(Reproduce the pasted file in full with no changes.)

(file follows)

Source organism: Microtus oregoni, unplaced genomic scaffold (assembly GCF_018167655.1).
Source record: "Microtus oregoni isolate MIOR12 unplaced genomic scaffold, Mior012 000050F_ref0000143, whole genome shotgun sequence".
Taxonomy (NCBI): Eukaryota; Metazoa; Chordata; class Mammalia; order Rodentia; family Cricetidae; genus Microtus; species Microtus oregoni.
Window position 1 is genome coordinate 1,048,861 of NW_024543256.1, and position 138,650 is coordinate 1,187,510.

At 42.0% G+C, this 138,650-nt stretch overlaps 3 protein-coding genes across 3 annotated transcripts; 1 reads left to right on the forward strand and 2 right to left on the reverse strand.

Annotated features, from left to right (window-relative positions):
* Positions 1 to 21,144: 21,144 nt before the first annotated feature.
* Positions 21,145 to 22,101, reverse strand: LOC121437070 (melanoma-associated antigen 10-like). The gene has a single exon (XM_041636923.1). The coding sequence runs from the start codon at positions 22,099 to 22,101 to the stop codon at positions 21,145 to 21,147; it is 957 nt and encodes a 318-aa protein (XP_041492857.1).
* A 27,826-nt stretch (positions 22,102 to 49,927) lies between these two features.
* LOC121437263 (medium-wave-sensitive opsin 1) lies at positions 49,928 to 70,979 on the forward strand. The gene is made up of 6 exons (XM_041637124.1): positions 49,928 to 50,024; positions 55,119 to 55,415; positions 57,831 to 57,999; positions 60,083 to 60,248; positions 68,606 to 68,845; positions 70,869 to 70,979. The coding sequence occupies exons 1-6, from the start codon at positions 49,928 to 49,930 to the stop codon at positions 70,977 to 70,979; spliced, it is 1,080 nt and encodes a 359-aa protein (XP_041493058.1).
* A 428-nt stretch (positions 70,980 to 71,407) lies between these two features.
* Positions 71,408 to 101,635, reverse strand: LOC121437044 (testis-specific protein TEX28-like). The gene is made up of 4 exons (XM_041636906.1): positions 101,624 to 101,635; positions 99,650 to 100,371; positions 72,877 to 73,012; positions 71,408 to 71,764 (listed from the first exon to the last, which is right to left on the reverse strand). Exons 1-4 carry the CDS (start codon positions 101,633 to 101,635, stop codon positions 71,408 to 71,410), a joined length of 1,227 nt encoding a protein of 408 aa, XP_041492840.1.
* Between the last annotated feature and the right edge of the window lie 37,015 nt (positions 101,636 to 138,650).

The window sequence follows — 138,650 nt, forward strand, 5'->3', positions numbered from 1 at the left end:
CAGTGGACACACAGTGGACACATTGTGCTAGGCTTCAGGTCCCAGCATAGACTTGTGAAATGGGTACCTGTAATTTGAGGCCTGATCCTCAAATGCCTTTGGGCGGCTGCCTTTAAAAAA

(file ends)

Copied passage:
Source organism: Microtus oregoni, unplaced genomic scaffold (assembly GCF_018167655.1).
Source record: "Microtus oregoni isolate MIOR12 unplaced genomic scaffold, Mior012 000050F_ref0000143, whole genome shotgun sequence".
Taxonomy (NCBI): Eukaryota; Metazoa; Chordata; class Mammalia; order Rodentia; family Cricetidae; genus Microtus; species Microtus oregoni.
Window position 1 is genome coordinate 1,048,861 of NW_024543256.1, and position 138,650 is coordinate 1,187,510.

At 42.0% G+C, this 138,650-nt stretch overlaps 3 protein-coding genes across 3 annotated transcripts; 1 reads left to right on the forward strand and 2 right to left on the reverse strand.

Annotated features, from left to right (window-relative positions):
* Positions 1 to 21,144: 21,144 nt before the first annotated feature.
* Positions 21,145 to 22,101, reverse strand: LOC121437070 (melanoma-associated antigen 10-like). The gene has a single exon (XM_041636923.1). The coding sequence runs from the start codon at positions 22,099 to 22,101 to the stop codon at positions 21,145 to 21,147; it is 957 nt and encodes a 318-aa protein (XP_041492857.1).
* A 27,826-nt stretch (positions 22,102 to 49,927) lies between these two features.
* LOC121437263 (medium-wave-sensitive opsin 1) lies at positions 49,928 to 70,979 on the forward strand. The gene is made up of 6 exons (XM_041637124.1): positions 49,928 to 50,024; positions 55,119 to 55,415; positions 57,831 to 57,999; positions 60,083 to 60,248; positions 68,606 to 68,845; positions 70,869 to 70,979. The coding sequence occupies exons 1-6, from the start codon at positions 49,928 to 49,930 to the stop codon at positions 70,977 to 70,979; spliced, it is 1,080 nt and encodes a 359-aa protein (XP_041493058.1).
* A 428-nt stretch (positions 70,980 to 71,407) lies between these two features.
* Positions 71,408 to 101,635, reverse strand: LOC121437044 (testis-specific protein TEX28-like). The gene is made up of 4 exons (XM_041636906.1): positions 101,624 to 101,635; positions 99,650 to 100,371; positions 72,877 to 73,012; positions 71,408 to 71,764 (listed from the first exon to the last, which is right to left on the reverse strand). Exons 1-4 carry the CDS (start codon positions 101,633 to 101,635, stop codon positions 71,408 to 71,410), a joined length of 1,227 nt encoding a protein of 408 aa, XP_041492840.1.
* Between the last annotated feature and the right edge of the window lie 37,015 nt (positions 101,636 to 138,650).

The window sequence follows — 138,650 nt, forward strand, 5'->3', positions numbered from 1 at the left end:
CAGTGGACACACAGTGGACACATTGTGCTAGGCTTCAGGTCCCAGCATAGACTTGTGAAATGGGTACCTGTAATTTGAGGCCTGATCCTCAAATGCCTTTGGGCGGCTGCCTTTAAAAAA